Longing to Be Together
The real and healthy tension you may be feeling as the scattered church
These days are…different.
To say that our current cultural moment is “fluid” is like calling the Colorado River wet. New developments and restrictions are updated every week (day?) and all our regular habits and rhythms have been tossed out the window. Stay inside. Six feet apart. Hunker down. Stock up. Isolate. Pray you don’t get sick.
So what about our Sunday Gatherings?
Now, as the guy who typically stands up in front of you and espouses the importance of gathering together, “not neglecting to meet together” (see Hebrews 10:25) and the unique work being done by the Spirit of God as we are gathered, it pains me to be apart for the foreseeable future. Hearing the voice of the people raised up in song, prayer and Scripture readings does tremendous work at the soul level to “let the word of Christ dwell richly in us” (see Colossians 3:16). These truths won’t change.
How then can we worship together when we’re not physically gathered?
The simple answer? The internet! (I kid, sort of.)
The deeper and more spectacular answer? The Spirit of Jesus.
This is not a Jesus-juke or an over-spiritualized, magical, pastor-trick platitude. This is true! The Apostle Paul expressed it like this,
“For though I am absent in body, yet I am with you in spirit, rejoicing to see your good order and the firmness of your faith in Christ.” — Colossians 2:5 (ESV), emphasis mine
Even when we’re apart physically, we can be “together” in spirit. How? Something I say practically every Sunday is that Jesus unites us. He unites us with God and also with one another. That’s why our worship (i.e. our life) is Jesus-centered. This union is possible only by the Holy Spirit who brings us peace, hope and love (see Romans 5:1-5).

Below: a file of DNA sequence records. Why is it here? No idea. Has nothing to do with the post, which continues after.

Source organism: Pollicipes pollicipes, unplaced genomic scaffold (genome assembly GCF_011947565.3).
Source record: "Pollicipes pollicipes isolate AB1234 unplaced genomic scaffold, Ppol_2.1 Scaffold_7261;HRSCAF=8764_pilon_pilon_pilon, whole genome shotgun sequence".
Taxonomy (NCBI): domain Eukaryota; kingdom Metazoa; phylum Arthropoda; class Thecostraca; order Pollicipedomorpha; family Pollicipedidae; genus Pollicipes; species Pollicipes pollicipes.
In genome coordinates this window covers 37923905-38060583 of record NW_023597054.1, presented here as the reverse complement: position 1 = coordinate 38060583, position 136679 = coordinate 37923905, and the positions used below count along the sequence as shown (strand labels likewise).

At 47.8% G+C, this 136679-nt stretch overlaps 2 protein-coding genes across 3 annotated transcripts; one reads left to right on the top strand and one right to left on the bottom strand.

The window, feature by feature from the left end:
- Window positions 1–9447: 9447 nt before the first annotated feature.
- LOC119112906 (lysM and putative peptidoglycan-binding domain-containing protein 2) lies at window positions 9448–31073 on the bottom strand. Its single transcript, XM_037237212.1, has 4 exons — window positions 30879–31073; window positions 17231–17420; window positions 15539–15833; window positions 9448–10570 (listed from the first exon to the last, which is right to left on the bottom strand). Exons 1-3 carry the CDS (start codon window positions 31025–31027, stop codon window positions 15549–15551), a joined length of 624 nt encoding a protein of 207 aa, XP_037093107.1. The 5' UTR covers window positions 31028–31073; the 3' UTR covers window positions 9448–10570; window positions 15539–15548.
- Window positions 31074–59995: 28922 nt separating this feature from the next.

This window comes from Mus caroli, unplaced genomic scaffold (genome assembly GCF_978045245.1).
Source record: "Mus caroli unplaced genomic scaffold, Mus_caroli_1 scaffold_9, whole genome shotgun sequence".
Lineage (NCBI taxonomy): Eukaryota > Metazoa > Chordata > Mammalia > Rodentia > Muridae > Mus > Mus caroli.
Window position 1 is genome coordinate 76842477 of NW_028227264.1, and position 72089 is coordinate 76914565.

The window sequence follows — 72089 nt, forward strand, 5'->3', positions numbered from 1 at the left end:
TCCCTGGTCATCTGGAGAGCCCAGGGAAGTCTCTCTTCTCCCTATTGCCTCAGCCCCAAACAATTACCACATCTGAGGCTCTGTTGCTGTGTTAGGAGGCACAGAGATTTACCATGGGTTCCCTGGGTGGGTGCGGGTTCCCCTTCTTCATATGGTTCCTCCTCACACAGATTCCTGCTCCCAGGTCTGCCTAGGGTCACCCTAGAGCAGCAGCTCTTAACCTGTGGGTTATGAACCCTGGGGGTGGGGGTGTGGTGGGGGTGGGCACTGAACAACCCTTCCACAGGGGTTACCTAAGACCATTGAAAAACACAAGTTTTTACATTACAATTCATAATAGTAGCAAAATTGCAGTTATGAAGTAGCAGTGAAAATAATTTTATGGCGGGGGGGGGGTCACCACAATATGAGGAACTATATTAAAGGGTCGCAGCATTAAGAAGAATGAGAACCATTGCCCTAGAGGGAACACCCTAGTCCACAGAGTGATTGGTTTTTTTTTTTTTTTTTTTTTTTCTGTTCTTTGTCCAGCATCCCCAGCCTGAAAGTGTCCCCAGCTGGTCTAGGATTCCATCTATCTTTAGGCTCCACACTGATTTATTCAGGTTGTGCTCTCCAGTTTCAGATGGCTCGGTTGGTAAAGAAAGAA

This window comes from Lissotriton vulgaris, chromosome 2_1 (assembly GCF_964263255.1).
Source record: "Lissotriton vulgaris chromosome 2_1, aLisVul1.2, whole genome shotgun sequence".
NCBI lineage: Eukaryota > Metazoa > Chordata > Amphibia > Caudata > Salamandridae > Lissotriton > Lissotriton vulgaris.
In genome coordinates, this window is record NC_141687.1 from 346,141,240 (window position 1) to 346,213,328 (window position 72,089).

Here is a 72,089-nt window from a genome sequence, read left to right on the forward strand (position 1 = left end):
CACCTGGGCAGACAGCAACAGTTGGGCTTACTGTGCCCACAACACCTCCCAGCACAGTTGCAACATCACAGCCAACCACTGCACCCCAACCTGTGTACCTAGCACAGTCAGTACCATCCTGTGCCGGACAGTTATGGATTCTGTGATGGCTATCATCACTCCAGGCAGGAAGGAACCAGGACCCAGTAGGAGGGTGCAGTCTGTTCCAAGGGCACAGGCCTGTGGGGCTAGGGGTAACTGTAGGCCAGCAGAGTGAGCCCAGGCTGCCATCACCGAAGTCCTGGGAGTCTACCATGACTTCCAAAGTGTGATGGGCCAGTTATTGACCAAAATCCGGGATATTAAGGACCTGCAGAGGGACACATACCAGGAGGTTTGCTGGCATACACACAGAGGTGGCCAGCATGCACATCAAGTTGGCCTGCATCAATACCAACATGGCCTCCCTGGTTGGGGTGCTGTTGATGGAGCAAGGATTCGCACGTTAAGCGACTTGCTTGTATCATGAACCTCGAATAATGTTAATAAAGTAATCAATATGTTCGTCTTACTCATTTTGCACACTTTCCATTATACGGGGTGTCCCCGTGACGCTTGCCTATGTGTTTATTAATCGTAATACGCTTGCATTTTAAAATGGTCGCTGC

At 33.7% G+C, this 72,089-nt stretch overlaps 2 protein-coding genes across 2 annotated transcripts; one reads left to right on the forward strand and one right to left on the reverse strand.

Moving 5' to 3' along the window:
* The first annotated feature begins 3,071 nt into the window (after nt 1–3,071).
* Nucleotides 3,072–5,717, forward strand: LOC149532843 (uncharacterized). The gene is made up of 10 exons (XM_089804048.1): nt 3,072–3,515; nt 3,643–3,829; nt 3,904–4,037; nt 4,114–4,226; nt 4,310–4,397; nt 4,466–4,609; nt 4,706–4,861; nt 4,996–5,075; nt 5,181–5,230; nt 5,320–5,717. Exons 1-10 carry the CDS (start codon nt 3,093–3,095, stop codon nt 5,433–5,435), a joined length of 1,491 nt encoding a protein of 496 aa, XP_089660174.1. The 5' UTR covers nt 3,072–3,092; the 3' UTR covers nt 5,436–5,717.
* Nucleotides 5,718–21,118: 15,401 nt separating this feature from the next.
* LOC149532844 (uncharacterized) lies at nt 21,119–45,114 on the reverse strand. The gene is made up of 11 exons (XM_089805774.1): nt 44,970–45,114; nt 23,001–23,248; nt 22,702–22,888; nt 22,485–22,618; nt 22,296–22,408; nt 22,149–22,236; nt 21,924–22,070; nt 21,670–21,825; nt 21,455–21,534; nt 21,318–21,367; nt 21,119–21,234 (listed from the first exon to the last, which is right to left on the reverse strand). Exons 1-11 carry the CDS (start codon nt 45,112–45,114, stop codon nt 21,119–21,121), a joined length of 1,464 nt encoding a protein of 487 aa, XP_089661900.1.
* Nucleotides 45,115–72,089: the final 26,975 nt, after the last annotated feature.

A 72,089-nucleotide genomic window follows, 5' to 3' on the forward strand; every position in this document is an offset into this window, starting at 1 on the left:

Put another way: Though we are absent in body, we are together in spirit by the Spirit.
Amazingly, all the fullness of the Godhead (Father, Son and Spirit) is working to draw us in and sustain us in Him and with each other by His wondrous grace. Though we can’t gather face-to-face to remind one another of these truths, this pandemic doesn’t cut off all our means of communication. In some ways, it provides us an increased opportunity to lean more heavily into the Spirit of God who points us to Jesus and unceasingly unites us.
So…call someone today. Text, e-mail, send smoke signals. The gospel is still good news! And we need to be reminded of this, especially in the face of many uncertainties.
May our liturgy (“work”) persist in the continual impressing upon each other the magnificent breadth, length, height and depth of the gospel (“God’s powerful work”).
“And it is God who establishes us with you in Christ, and has anointed us, and who has also put his seal on us and given us his Spirit in our hearts as a guarantee.” — 2 Corinthians 1:21-22 (ESV)